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The microstrip patch antenna is a popular printed resonant antenna for narrow-band microwave wireless links
that require semi-hemispherical coverage. Due to its planar configuration and ease of integration with microstrip
technology, the microstrip patch antenna has been heavily studied and is often used as elements for an array.
In this tutorial, a 2.4 GHz microstrip patch antenna fed by a microstrip line on a 2.2 permittivity substrate is
studied. The following topics are covered:
Model Setup
Waveport Feed
Airbox and Boundary Conditions
Analysis/Sweep Setup
Plotting Results
*Experimental Results and Photos of the Fabricated Antenna are here.
Model Setup
First the model of the microstrip patch antenna has to be drawn in HFSS. It consists of rectangular substrate
and the metal trace layer as shown in Fig. 1. Note that a quarter-wave length transformer was used to match
the patch to a 50 Ohm feed line. The dimensions of antenna can be found in the HFSS simulation file.

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HFSS Tut or i al 1
Mi c r os t r i p P a t c h An t en n a
HFSSv10 (download simulation file)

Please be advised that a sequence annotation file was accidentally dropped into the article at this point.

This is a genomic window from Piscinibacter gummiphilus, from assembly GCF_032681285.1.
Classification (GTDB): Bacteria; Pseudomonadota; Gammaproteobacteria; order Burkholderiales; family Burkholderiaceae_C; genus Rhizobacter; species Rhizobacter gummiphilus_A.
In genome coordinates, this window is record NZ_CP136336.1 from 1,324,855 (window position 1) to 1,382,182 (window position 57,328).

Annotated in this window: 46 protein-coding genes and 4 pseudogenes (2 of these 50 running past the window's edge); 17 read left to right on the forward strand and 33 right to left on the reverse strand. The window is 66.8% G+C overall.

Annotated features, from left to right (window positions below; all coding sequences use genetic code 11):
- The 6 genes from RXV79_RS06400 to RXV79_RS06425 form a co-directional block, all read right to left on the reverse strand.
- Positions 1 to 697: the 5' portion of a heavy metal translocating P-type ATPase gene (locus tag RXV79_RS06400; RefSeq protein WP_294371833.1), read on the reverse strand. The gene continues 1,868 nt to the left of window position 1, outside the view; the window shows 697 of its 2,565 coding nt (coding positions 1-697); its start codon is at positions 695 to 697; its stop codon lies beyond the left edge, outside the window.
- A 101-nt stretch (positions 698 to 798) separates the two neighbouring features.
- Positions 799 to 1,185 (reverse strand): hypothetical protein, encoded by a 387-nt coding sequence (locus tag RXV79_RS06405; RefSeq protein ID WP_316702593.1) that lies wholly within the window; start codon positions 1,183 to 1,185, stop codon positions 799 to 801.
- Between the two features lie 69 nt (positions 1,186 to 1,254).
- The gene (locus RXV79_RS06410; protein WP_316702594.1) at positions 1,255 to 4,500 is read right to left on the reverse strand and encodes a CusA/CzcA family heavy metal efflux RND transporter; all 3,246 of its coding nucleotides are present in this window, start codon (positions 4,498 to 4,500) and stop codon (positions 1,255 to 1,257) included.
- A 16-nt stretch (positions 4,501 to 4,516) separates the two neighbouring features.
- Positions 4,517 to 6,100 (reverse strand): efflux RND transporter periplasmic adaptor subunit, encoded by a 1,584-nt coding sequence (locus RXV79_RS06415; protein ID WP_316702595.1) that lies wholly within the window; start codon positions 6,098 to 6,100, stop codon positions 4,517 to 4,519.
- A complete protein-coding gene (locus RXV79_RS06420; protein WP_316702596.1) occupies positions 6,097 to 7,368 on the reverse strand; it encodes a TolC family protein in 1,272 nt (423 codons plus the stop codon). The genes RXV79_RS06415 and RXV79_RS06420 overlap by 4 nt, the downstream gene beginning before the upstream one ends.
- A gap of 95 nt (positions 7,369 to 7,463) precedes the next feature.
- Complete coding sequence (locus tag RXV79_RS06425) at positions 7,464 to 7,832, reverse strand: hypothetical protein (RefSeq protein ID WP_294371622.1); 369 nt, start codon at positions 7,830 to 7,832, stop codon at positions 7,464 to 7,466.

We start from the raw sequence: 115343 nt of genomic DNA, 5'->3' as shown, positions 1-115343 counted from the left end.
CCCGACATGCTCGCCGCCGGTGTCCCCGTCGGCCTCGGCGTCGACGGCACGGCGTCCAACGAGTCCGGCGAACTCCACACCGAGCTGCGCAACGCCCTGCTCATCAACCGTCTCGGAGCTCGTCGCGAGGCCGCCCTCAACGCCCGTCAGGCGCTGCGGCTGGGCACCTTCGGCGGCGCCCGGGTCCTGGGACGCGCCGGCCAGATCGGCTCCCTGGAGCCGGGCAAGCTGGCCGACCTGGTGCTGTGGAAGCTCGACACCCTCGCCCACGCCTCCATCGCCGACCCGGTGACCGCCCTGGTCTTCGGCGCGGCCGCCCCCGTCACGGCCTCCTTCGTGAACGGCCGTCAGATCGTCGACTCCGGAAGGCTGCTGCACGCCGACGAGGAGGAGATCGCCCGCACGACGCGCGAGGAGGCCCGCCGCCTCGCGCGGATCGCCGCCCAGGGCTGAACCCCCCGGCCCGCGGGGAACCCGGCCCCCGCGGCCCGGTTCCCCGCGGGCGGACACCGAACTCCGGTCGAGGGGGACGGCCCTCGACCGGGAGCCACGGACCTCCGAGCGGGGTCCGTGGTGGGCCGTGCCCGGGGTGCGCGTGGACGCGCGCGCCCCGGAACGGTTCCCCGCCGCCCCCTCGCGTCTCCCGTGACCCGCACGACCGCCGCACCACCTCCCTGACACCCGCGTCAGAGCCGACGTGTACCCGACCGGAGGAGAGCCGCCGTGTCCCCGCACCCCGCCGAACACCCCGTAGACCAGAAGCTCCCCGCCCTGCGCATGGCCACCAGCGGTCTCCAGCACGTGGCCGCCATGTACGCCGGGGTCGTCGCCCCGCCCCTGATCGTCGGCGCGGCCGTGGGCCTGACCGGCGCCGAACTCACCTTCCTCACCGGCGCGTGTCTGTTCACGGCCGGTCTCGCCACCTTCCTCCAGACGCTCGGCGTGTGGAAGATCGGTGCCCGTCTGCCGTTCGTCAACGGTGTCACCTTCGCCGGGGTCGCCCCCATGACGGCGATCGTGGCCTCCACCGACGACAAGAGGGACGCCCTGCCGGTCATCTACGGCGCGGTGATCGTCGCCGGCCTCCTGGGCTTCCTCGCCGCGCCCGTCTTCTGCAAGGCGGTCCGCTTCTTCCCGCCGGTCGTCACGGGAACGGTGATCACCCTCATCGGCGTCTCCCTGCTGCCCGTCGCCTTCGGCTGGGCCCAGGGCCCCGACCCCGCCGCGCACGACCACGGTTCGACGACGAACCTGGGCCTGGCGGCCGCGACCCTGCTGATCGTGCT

Antenna Tutorial Em Simulation HFSS Patch Antenna
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Figure 1. Patch antenna layout showing substrate and patch trace.
Waveport Setup
In order to excite the structure an excitation source has to be chosen. For this simulation a waveport will be
used. The waveport will excite the first mode of the microstrip line (quasi-TEM) and then HFSS will use this field
to excite the entire structure. In order to get an accurate result, the waveport has to be defined properly; if it is
too small the field will be truncated (characteristic impedance will be incorrectly calculated) and if it is too large a
waveguide mode may appear. Please refer to the tutorial on defining a waveport for further information. Since the
substrate height is 1.57 mm and the feed line width is 4.84 mm, the waveport size chosen is 5 mm high by 50 mm
wide. After the waveport rectangle is drawn, the WAVEPORT excitation was assigned to it. In the Analysis
section of this tutorial, it will be shown that this waveport size accurately models the desired microstrip mode.
Airbox and Boundary
An airbox has to be defined in to model open space so that the radiation from the structure is absorbed and not
reflected back. The airbox should be a quarter-wavelength long of the frequency of interest in the direction of
the radiated field. In the directions where the radiation is minimal, this quarter-wavelength condition does not
have to be met and an air space may not even have to be defined. Since the radiation of a patch antenna is
concentrated at broadside, a rectangular box enclosing the structure is only needed; the height of the airbox is
31.25 mm (quarter-wave at 2.4 GHz). The antenna with airbox and waveport setup is shown in Fig. 2.

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Figure 2. Patch antenna layout showing airbox and waveport.